In the past fifty years, no philosopher has written better textbooks than James Rachels. In the late 1960s, he had a novel idea: to compile an anthology of readings in applied ethics. Moral Problems (1971) sold 100,000 copies; soon there were scores of imitators. In the mid-1980s, when he couldn't find a good introduction to ethics, Rachels wrote one. Today The Elements of Moral Philosophy may be the best-selling book in philosophy after Plato's Republic and Descartes' Meditations. When James Rachels died in 2003, and I began revising his books, I tried to do things his way.
James Rachels' first law of textbook writing is, Textbooks should not look and feel like textbooks. Nowhere in The Right Thing to Do will you find such junkie features as study questions, glossaries, and extra information contained in little boxes. Such features tell the student: "You're reading a textbook. You're doing homework." By contrast, James Rachels wanted his books to say to students: "You're reading Aristotle. You're reading Bertrand Russell. You're grappling with the great ideas."
Jim cared about the look of his books. The Right Thing to Do is a good size--it compromises between being light in weight (but are there enough selections?) and having loads of great essays (but is it too heavy?). Almost no anthologies are too small. But some of our competitors are bulky. Consequently, student can't read them while sitting on a couch or a bed. Nor will students want to lug them to class.
Also, The Right Thing to Do has readable print and generous margins. Small print is unattractive, and students should be encouraged to write in the margins.
James Rachels' second law of textbook writing is, "In compiling anthologies, just pick the best essays you can find; let the instructors decide how to use them." Some of our competitors, by contrast, employ a "pro-con" structure: essays come in pairs, one "for" a certain thesis, and one "against" it. These books have drawbacks: (1) Some essays cannot be included because no opposing essay exists. For example, Jonathan Bennett's "The Conscience of Huckberry Finn" has no clear-cut thesis, so what essay could be set against it? Or, in The Right Thing to Do, John Rawls condemns the atomic bombings of Japan in "Fifty Years after Hiroshima." What philosophical essays defend Truman's decision? (2) Sometimes editors include inferior essays in order to satisfy the needs of the "pro-con" structure. Where would Garrett Hardin, Carl Cohen, and Leon Kass be without such editors? (3) These books suggest to students that equally good arguments exist on every side of every issue. For example, if students read one essay arguing that homosexuality is fine, and another claiming that homosexuality is intrinsically disordered, then they might believe that expert opinion is evenly divded on this issue. (4) Pro-con anthologies insinuate that philosophy is purely subjective--after all, the "experts" seem to disagree about everything. You have your opinion; I have mine.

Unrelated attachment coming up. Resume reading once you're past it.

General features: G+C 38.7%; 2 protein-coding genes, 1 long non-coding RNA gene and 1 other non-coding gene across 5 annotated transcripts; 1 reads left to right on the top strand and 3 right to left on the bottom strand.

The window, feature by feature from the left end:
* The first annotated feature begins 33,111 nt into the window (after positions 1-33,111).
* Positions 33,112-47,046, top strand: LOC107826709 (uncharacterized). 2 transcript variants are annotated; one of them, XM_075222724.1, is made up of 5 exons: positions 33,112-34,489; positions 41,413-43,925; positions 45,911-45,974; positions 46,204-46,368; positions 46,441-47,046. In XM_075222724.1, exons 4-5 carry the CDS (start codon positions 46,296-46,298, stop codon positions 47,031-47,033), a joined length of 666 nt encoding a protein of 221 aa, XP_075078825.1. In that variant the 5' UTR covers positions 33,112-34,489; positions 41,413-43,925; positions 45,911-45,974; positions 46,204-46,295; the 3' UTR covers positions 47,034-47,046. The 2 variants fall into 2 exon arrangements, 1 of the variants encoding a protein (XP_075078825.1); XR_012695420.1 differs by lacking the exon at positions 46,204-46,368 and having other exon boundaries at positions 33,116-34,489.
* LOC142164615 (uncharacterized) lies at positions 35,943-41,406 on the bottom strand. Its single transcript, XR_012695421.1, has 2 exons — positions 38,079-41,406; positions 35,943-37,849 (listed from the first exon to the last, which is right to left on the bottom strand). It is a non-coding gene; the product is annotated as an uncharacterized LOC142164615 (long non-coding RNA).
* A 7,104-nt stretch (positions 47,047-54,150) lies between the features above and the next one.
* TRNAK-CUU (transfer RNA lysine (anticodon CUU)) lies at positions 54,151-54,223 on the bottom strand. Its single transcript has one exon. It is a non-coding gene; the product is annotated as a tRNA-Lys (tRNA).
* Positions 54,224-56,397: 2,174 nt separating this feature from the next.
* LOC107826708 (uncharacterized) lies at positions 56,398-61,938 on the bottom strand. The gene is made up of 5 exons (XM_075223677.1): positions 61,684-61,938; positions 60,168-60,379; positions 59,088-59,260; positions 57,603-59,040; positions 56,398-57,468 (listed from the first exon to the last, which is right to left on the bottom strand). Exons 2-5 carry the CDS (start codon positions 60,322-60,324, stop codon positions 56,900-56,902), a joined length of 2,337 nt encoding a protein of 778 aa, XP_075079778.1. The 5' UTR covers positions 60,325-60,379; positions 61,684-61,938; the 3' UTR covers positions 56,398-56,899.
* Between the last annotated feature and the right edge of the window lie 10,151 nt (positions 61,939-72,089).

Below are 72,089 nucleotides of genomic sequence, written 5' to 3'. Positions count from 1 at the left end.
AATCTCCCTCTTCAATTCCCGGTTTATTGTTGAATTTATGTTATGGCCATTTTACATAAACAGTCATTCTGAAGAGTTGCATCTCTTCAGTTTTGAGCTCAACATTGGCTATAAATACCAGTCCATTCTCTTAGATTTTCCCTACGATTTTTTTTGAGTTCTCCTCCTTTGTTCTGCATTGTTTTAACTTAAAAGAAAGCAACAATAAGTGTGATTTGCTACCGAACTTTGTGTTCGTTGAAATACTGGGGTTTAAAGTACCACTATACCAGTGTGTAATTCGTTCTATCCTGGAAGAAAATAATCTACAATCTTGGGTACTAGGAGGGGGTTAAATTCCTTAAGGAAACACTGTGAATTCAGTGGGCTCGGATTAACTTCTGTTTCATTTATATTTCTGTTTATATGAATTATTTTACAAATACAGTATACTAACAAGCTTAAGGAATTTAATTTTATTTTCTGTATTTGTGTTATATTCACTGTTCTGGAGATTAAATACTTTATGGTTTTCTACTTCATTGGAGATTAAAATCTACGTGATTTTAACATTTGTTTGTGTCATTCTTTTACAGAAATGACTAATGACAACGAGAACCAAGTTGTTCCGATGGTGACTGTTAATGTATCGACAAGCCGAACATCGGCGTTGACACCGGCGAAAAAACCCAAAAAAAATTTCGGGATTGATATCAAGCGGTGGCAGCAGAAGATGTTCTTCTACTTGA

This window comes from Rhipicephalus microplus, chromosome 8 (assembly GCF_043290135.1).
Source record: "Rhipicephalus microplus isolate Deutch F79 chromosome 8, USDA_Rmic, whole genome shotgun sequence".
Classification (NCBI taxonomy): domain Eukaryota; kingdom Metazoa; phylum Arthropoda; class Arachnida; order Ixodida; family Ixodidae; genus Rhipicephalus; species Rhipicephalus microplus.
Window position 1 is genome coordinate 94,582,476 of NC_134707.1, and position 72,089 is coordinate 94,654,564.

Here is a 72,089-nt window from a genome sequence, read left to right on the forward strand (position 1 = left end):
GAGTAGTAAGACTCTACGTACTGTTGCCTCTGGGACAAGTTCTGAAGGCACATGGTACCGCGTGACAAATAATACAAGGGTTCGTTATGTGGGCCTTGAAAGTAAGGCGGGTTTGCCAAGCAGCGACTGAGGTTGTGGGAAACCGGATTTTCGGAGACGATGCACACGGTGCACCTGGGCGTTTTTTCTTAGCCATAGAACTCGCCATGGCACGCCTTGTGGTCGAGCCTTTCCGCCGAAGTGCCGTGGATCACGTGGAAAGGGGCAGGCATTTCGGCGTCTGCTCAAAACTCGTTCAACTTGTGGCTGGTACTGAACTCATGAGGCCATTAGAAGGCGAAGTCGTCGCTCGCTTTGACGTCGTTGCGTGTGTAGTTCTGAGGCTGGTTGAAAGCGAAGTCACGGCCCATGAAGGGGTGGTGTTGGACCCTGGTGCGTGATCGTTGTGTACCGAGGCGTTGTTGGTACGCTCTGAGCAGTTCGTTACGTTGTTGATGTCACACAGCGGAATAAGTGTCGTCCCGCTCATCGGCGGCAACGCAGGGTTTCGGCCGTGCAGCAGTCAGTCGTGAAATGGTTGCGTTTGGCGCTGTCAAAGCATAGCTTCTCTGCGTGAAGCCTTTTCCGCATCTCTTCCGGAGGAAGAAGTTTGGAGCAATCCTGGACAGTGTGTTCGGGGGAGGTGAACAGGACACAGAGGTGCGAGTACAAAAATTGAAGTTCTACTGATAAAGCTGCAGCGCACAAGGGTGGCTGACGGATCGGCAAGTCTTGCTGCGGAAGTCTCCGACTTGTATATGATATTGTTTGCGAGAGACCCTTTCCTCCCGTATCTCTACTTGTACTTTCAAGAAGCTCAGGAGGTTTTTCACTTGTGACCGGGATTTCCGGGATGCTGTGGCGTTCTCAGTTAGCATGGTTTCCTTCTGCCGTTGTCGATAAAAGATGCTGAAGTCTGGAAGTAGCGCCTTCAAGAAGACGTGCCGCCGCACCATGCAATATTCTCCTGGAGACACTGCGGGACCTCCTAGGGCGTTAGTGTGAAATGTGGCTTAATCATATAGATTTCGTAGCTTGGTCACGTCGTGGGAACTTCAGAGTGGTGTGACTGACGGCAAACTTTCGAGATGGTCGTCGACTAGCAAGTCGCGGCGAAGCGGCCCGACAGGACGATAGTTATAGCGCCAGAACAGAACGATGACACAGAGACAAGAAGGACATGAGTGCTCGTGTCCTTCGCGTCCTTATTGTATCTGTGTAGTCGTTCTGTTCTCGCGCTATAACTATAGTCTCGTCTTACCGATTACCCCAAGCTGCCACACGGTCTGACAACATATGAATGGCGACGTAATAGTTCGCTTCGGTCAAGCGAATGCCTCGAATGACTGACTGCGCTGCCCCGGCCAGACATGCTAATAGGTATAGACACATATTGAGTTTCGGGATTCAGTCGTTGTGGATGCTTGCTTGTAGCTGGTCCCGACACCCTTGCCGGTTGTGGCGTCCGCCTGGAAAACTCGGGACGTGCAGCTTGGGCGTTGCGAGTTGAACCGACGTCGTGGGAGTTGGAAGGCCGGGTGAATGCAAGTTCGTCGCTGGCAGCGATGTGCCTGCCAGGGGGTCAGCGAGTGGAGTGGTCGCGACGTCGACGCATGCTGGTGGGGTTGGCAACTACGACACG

Without naming names, here are some other problems I have with our competitors:--Selections are often too dry and technical. Let's face it: philosophy can be boring. Let's not subject first-year students to a lot of fussy dinstinctions and fine logical points. Let's show the public our best face.
In the end, how good an anthology is probably boils down to: (i) how much time did the editor put into it? and (ii) how much common sense does the editor have? As regards (i), I certainly gave The Right Thing to Do a lot of my time--I read around 150 papers, looking for suitable selections. I love the essays that won out.
P. S. Another philosopher with good sense is Jonathan Glover. His book, Utilitarianism and Its Critics (1990) is a model of anthology writing. I once told my father that I considered Jonathan Glover to be "the British James Rachels." I said this hesitatantly, because you can't take something like that back. My dad thought for a moment and replied, "Glover is better."